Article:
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Bill Kirby Jr.: Keep your comments and questions coming because we’re here for you


You are our CityView TODAY subscribers and readers, and we say thank you and we enjoy hearing from you about our daily stories. We enjoy your take, and when you have comments and questions we’ll do our journalistic best to find answers for you.

Your turn: “I thought the parking lot was for private use, except for about 30 public spaces,” Pat Howell writes in an email about a March 9 column concerning the Hay Street Parking Garage that has no elevator. “Why in the heck are the taxpayers paying for an elevator … hotel or not! Excess money can go back for deficits in other areas of the city budget. Handicap parking on (the) first floor eliminates the need for an elevator I would hope. Heck, use the money for free parking on the streets, which is needed!”

My turn: There will be no hotel above the parking garage. Instead, plans are in the works to build 212 apartments, according to Jordan Jones with Prince Charles Holdings, the group that turned the old Prince Charles Hotel into condominiums. A parking garage needs an elevator, and that’s all there is to it. And City Manager Doug Hewett says an elevator is on the way. But if Prince Charles Holdings is building apartments above, seems to me Prince Charles Holdings should share in the cost of the elevator.

Your turn: “Bill, having known you all these years, I was aware there would be an after-life recognition of Earl R. Butler,” longtime radio newsman Jeff Thompson writes about our March 23 column on the retired Cumberland County sheriff who died Sunday at age 84. “I read it this Wednesday morning while working on CityView TODAY’s news reports. Your piece was thorough but most importantly poignant. Those of us who were fond of ‘Moose’ will cherish your opinion piece. Thank you for caring.”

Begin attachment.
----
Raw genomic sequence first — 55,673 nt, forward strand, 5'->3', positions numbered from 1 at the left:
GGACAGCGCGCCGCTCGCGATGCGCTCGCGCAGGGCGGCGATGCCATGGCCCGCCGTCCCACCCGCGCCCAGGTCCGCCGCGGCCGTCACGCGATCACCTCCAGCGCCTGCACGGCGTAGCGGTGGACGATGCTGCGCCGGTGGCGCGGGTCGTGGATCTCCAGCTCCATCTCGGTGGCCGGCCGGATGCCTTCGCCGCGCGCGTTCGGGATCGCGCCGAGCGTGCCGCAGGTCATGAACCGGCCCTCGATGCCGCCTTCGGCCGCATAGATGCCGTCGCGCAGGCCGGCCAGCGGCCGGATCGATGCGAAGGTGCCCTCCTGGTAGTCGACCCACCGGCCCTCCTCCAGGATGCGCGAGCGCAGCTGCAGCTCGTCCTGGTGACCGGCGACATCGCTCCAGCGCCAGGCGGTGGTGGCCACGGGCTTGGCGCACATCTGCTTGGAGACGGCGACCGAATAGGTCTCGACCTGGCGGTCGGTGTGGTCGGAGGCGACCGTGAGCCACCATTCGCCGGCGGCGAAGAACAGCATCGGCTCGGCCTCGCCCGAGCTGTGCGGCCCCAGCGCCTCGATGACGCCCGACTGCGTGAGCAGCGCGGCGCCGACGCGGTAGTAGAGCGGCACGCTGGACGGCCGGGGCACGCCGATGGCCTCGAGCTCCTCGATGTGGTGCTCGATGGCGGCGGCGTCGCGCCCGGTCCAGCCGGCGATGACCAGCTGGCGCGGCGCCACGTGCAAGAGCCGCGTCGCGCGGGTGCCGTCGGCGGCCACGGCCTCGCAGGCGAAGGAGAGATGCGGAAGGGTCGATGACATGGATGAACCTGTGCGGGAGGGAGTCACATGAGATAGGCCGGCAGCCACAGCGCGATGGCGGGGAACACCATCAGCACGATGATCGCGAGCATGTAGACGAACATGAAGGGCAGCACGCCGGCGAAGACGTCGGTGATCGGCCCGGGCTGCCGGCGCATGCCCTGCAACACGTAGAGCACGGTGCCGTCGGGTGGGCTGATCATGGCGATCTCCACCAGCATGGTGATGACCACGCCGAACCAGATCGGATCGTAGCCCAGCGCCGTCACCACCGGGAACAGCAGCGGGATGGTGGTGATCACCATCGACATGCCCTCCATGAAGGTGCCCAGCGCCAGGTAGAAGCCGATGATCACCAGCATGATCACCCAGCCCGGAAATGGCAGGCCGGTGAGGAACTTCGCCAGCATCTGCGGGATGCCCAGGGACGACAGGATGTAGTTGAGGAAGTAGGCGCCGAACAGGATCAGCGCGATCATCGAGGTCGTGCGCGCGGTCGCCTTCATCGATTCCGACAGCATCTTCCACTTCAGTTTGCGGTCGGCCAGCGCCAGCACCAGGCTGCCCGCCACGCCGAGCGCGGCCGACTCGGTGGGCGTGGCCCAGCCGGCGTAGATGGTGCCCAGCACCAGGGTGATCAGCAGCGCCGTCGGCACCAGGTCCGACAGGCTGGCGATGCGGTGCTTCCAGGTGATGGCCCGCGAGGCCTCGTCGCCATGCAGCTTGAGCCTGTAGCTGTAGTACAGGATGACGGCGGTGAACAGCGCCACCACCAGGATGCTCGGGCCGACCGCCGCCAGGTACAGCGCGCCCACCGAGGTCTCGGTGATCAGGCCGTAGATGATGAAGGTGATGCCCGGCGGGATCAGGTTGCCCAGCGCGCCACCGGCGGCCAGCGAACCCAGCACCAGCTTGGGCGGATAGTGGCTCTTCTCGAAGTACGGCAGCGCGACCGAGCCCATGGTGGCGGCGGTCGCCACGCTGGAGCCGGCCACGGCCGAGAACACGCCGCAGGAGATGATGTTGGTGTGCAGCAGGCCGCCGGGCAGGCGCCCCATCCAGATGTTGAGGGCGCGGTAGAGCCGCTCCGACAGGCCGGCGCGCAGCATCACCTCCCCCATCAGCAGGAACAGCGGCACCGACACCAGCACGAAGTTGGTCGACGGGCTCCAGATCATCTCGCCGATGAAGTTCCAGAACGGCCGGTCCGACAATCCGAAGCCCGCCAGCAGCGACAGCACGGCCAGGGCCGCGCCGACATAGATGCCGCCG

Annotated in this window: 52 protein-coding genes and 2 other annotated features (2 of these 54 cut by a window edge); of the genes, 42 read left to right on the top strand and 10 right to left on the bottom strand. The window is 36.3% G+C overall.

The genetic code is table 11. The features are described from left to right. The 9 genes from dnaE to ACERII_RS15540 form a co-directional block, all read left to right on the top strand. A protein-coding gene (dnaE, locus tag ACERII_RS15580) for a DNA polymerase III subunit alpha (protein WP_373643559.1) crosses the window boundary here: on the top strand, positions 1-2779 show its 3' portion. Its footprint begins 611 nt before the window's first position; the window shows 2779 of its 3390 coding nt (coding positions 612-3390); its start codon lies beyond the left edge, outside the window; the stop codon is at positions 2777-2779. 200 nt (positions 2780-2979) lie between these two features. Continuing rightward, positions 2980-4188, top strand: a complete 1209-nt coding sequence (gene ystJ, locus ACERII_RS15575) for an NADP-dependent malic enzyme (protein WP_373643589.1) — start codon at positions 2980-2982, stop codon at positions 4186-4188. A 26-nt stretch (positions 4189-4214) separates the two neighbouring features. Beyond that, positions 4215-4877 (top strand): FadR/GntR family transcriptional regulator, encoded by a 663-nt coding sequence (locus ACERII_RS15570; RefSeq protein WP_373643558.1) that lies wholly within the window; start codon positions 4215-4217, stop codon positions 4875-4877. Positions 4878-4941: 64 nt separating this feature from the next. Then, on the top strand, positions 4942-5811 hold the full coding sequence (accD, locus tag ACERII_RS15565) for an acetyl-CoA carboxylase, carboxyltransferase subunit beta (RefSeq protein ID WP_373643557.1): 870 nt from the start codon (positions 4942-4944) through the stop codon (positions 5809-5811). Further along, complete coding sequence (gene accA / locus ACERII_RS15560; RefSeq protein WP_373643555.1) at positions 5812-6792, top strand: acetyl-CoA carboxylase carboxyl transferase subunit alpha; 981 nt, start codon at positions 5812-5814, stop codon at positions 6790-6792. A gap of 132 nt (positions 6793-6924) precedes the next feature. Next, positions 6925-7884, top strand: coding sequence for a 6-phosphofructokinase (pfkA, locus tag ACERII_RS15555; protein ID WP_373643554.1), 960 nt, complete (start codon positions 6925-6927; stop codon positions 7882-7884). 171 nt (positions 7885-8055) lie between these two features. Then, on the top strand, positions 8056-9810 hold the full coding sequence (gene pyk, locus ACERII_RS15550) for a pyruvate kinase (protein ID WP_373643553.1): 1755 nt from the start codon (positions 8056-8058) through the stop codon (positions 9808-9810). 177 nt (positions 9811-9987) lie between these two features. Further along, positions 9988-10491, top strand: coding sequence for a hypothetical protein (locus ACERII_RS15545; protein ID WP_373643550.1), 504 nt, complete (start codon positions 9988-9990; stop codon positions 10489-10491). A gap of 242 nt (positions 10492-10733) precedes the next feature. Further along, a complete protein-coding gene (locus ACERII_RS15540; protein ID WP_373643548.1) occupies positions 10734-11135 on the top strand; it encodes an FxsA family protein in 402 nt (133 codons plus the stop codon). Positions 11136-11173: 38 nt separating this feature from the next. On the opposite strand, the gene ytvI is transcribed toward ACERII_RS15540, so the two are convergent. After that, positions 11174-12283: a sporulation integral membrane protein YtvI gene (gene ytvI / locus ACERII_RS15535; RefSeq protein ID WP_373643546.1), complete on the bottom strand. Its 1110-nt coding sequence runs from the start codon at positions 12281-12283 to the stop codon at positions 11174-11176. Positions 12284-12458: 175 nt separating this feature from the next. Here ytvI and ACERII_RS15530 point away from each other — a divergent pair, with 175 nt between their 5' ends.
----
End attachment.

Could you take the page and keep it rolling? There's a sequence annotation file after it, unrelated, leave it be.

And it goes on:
My turn: You only had to witness the many who turned out Thursday for Sheriff Butler’s funeral to know how well thought of he was in this community. I recall years ago when my neighbor asked if I would call the sheriff to come to her home and settle down her husband who struggled with Alzheimer’s. Sheriff Butler dropped everything he was doing, came to her home and sat in the living room with her husband for almost two hours. You don’t forget men like Earl Ray “Moose” Butler. He was more than a sheriff. He was a man with a big heart for others.

Your turn: “I can’t believe that more of Fayetteville citizens are not up in arms about this issue,” George Turner says about a proposed Dismas Charities halfway house for transitional federal inmates on Cain Road. “I was in Van Story Hills recently on business and noticed a lot of people walking the neighborhood with strollers and maybe a small dog enjoying their neighborhood. Van Story Hills is a short 15-20 minute walk from the proposed Dismas site. Will it be safe for anyone to walk with a stroller in their neighborhood when 100 Dismas inmates are freed every morning? Skye Drive is even closer and a shorter walk for the inmates to walk to. By the time Fayetteville realizes the mistake that has been made, it will be too late. Federal Bureau of Prisons says that 54% of their inmates return to prison in five years from release. Not my numbers, but fact. This will become a dangerous place to be.”